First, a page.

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Bioterrorism, hyped

February 17, 2006|Milton Leitenberg | MILTON LEITENBERG, a senior research scholar at the University of Maryland, is the author of "Assessing the Biological Weapons and Bioterrorism Threat." The book can be downloaded from the U.S. Army War College website at www.strategicstudiesinstitute.army.mil/pubs.

THE UNITED STATES has spent at least $33 billion since 2002 to combat the threat of biological terrorism. The trouble is, the risk that terrorists will use biological agents is being systematically and deliberately exaggerated. And the U.S. government has been using most of its money to prepare for the wrong contingency.

A pandemic flu outbreak of the kind the world witnessed in 1918-19 could kill hundreds of millions of people. The only lethal biological attack in the United States -- the anthrax mailings -- killed five. But the annual budget for combating bioterror is more than $7 billion, while Congress just passed a $3.8-billion emergency package to prepare for a flu outbreak.

The exaggeration of the bioterror threat began more than a decade ago after the Japanese Aum Shinrikyo group released sarin gas in the Tokyo subways in 1995. The scaremongering has grown more acute since 9/11 and the mailing of anthrax-laced letters to Congress and media outlets in the fall of 2001. Now an edifice of institutes, programs and publicists with a vested interest in hyping the bioterror threat has grown, funded by the government and by foundations.

Last year, for example, Senate Majority Leader Bill Frist described bioterrorism as "the greatest existential threat we have in the world today." But how could he justify such a claim? Is bioterrorism a greater existential threat than global climate change, global poverty levels, wars and conflicts, nuclear proliferation, ocean-quality deterioration, deforestation, desertification, depletion of freshwater aquifers or the balancing of population growth and food production? Is it likely to kill more people than the more mundane scourges of AIDS, tuberculosis, malaria, measles and cholera, which kill more than 11 million people each year?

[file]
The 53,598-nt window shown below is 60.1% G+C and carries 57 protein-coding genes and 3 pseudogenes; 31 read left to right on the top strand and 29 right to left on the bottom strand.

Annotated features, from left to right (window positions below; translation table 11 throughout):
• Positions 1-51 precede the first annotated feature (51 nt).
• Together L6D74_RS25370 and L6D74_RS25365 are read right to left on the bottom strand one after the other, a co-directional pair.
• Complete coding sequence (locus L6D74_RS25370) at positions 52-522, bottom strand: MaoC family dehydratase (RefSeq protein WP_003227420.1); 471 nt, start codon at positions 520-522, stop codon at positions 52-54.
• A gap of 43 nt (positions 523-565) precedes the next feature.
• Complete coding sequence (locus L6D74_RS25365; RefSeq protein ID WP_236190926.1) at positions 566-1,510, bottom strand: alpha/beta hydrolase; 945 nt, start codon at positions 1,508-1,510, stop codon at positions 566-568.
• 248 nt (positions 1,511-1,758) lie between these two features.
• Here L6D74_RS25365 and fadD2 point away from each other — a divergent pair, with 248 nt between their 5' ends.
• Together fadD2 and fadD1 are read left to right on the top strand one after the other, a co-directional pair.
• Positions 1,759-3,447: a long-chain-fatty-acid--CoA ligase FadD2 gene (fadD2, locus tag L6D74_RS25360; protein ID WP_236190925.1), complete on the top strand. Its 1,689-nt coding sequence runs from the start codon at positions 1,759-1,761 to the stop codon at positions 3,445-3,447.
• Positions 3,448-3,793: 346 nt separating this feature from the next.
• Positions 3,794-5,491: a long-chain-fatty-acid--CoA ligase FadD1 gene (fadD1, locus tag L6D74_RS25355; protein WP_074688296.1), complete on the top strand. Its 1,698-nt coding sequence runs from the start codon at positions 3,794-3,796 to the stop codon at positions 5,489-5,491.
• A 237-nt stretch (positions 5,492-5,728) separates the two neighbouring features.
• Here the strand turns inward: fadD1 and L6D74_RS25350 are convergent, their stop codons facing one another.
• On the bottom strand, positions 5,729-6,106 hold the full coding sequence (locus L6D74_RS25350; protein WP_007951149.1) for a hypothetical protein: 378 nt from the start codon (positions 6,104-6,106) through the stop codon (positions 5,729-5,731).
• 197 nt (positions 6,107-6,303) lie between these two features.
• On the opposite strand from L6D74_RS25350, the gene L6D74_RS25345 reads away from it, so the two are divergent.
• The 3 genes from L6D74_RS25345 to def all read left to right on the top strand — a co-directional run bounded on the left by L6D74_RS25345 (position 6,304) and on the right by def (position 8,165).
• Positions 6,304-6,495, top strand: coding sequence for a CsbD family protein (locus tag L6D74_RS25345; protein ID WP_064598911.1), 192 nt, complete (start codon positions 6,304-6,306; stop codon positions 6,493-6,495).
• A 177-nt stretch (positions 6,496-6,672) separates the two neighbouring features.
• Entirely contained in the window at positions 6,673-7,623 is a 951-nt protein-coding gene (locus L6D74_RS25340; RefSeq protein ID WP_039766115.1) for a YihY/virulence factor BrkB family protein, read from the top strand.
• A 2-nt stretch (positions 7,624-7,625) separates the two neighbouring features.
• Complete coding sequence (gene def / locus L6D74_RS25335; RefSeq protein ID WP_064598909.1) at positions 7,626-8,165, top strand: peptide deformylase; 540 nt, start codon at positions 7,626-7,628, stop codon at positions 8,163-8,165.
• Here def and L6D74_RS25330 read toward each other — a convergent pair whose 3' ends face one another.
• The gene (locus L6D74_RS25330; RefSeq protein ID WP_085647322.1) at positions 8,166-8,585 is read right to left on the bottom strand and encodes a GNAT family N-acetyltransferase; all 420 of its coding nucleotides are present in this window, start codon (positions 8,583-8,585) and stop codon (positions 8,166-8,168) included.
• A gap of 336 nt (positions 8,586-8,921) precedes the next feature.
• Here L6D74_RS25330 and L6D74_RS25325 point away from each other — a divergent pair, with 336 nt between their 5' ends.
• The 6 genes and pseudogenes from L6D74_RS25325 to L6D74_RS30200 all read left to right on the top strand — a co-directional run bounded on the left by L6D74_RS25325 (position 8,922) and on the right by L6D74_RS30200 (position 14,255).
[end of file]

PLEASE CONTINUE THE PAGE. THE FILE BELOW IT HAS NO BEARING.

So what substantiates the alarm and the massive federal spending on bioterrorism? There are two main sources of bioterrorism threats: first, from countries developing bioweapons, and second, from terrorist groups that might buy, steal or manufacture them.

The first threat is declining. U.S. intelligence estimates say the number of countries that conduct offensive bioweapons programs has fallen in the last 15 years from 13 to nine, as South Africa, Libya, Iraq and Cuba were dropped. There is no publicly available evidence that even the most hostile of the nine remaining countries -- Syria and Iran -- are ramping up their programs.

And, despite the fear that a hostile nation could help terrorists get biological weapons, no country has ever done so -- even nations known to have trained terrorists.

It's more difficult to assess the risk of terrorists using bioweapons, especially because the perpetrators of the anthrax mailings have not been identified. If the perpetrators did not have access to assistance, materials or knowledge derived from the U.S. biodefense program, but had developed such sophistication independently, that would change our view of what a terrorist group might be capable of. So far, however, the history of terrorist experimentation with bioweapons has shown that killing large numbers of people isn't as easy as we've been led to believe.

Followers of Bhagwan Shree Rajneesh succeeded in culturing and distributing salmonella in Oregon in 1984, sickening 751 people. Aum Shinrikyo failed in its attempts to obtain, produce and disperse anthrax and botulinum toxin between 1990 and 1994. Al Qaeda tried to develop bioweapons from 1997 until the U.S. invasion of Afghanistan in 2001, but declassified documents found by U.S. forces outside Kandahar indicate the group never obtained the necessary pathogens.

At a conference in Tokyo this week, bioterrorism experts called for new programs to counter the possibility that terrorists could genetically engineer new pathogens. Yet three of the leading scientists in the field have said there is no likelihood at this time that a terrorist group could perform such a feat.

The real problem is that a decade of widely broadcast discussion of what it takes to produce a bioweapon has provided terrorists with at least a rough roadmap. Until now, no terrorist group has had professionals with the skills to exploit the information -- but the publicity may make it easier in the future.

There is no military or strategic justification for imputing to real-world terrorist groups capabilities that they do not possess. Yet no risk analysis was conducted before the $33 billion was spent.

Some scientists and politicians privately acknowledge that the threat of bioterror attacks is exaggerated, but they argue that spending on bioterrorism prevention and response would be inadequate without it. But the persistent hype is not benign. It is almost certainly the single major factor in provoking interest in bioweapons among terrorist groups. Bin Laden's deputy, the Egyptian doctor Ayman Zawahiri, wrote on a captured floppy disk that "we only became aware of (bioweapons) when the enemy drew our attention to them by repeatedly expressing concerns that they can be produced simply with easily available materials." We are creating our worst nightmare.

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